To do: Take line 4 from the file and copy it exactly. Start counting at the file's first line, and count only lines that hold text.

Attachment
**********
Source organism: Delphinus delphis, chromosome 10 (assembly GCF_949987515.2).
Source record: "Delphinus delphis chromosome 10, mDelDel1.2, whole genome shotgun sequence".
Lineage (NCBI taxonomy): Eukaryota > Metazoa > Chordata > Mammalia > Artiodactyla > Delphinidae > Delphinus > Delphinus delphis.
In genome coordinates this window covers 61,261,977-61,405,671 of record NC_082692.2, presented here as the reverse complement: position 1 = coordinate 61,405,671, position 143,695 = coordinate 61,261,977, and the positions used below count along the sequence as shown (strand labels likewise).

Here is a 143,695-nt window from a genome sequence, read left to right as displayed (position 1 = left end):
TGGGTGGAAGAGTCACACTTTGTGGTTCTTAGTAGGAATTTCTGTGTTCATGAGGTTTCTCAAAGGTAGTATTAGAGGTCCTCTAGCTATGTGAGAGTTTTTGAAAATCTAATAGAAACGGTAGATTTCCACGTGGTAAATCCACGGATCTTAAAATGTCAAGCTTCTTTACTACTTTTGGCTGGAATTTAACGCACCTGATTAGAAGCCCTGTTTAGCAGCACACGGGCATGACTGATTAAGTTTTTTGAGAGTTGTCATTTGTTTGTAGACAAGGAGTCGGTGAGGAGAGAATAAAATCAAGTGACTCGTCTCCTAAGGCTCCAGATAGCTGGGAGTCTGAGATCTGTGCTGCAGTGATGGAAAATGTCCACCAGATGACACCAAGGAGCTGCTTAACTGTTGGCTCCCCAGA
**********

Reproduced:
In genome coordinates this window covers 61,261,977-61,405,671 of record NC_082692.2, presented here as the reverse complement: position 1 = coordinate 61,405,671, position 143,695 = coordinate 61,261,977, and the positions used below count along the sequence as shown (strand labels likewise).